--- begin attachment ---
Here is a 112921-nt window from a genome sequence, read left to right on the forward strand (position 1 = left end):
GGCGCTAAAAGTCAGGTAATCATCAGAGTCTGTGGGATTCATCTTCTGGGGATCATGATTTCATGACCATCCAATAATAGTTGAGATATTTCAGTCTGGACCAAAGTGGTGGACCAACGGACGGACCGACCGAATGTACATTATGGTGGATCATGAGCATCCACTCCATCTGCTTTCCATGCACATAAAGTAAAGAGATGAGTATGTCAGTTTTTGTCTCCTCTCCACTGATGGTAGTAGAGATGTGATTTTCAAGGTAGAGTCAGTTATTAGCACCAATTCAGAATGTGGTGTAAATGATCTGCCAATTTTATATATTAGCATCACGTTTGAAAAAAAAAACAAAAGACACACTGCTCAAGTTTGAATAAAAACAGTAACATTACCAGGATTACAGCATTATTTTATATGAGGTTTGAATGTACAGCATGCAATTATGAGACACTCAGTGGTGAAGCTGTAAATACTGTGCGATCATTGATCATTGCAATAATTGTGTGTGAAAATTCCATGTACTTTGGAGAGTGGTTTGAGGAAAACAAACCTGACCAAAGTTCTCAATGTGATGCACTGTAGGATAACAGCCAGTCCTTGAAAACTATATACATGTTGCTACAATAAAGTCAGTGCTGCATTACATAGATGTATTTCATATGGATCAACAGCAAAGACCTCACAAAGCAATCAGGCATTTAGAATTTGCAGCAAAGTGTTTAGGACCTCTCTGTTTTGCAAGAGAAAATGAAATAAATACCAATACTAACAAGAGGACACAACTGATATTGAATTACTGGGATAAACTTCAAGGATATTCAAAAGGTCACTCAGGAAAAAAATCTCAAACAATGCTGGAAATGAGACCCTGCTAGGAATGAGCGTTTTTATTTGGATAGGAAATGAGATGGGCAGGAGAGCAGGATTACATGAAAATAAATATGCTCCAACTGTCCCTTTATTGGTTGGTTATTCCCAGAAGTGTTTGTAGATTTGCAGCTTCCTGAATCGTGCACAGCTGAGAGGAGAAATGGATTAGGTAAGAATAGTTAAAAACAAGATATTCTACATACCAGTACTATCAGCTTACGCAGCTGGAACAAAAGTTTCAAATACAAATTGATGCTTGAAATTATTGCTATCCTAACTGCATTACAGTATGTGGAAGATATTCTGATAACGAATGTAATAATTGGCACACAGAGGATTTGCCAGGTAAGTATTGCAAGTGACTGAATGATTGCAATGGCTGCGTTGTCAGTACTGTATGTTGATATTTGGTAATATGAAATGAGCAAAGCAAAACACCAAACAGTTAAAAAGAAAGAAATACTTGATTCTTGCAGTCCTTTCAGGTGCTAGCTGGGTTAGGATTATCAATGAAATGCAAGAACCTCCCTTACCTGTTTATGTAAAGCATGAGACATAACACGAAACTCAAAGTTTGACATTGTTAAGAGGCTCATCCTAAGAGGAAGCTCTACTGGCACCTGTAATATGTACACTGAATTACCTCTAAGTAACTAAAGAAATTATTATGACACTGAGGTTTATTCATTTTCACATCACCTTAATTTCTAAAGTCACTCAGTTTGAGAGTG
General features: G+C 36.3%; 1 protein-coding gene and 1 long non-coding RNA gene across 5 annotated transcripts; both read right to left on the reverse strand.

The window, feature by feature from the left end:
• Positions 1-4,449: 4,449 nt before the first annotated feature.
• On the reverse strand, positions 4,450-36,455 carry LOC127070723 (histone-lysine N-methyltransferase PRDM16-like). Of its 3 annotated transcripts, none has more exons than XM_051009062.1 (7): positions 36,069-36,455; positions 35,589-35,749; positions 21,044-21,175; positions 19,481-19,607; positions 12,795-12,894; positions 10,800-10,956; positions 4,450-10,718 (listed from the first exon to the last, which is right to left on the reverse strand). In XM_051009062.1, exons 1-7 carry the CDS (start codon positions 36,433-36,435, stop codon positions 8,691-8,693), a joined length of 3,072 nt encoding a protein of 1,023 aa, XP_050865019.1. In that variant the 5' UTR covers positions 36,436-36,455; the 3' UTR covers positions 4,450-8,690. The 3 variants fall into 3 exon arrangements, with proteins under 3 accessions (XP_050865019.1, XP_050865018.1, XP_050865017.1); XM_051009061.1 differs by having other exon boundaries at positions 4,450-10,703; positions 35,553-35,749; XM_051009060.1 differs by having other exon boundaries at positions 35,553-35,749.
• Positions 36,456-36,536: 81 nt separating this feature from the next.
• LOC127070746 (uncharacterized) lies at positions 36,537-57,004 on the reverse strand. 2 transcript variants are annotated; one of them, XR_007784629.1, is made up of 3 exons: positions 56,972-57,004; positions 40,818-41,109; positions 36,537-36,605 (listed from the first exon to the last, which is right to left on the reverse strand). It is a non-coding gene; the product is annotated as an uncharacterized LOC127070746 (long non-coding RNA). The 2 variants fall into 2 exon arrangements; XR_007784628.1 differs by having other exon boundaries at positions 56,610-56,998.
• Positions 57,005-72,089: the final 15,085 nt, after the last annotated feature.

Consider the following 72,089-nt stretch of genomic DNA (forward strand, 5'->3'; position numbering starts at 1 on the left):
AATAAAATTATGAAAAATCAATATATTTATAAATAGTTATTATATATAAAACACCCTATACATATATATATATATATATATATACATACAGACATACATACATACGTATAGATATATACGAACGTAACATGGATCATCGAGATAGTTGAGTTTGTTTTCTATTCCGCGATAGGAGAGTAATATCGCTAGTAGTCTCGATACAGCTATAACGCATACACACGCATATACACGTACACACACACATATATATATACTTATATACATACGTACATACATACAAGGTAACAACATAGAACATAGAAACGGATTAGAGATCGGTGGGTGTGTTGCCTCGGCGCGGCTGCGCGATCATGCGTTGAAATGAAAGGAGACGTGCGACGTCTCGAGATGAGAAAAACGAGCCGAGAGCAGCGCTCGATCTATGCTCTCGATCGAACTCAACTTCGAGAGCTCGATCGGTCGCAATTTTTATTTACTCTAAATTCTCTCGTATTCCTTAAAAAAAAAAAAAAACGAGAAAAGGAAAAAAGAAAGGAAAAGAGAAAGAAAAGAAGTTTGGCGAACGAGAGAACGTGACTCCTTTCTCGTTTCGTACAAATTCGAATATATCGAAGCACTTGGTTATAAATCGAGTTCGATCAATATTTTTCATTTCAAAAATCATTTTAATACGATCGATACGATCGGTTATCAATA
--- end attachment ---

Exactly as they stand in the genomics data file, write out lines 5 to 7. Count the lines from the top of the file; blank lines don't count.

• Positions 1-4,449: 4,449 nt before the first annotated feature.
• On the reverse strand, positions 4,450-36,455 carry LOC127070723 (histone-lysine N-methyltransferase PRDM16-like). Of its 3 annotated transcripts, none has more exons than XM_051009062.1 (7): positions 36,069-36,455; positions 35,589-35,749; positions 21,044-21,175; positions 19,481-19,607; positions 12,795-12,894; positions 10,800-10,956; positions 4,450-10,718 (listed from the first exon to the last, which is right to left on the reverse strand). In XM_051009062.1, exons 1-7 carry the CDS (start codon positions 36,433-36,435, stop codon positions 8,691-8,693), a joined length of 3,072 nt encoding a protein of 1,023 aa, XP_050865019.1. In that variant the 5' UTR covers positions 36,436-36,455; the 3' UTR covers positions 4,450-8,690. The 3 variants fall into 3 exon arrangements, with proteins under 3 accessions (XP_050865019.1, XP_050865018.1, XP_050865017.1); XM_051009061.1 differs by having other exon boundaries at positions 4,450-10,703; positions 35,553-35,749; XM_051009060.1 differs by having other exon boundaries at positions 35,553-35,749.
• Positions 36,456-36,536: 81 nt separating this feature from the next.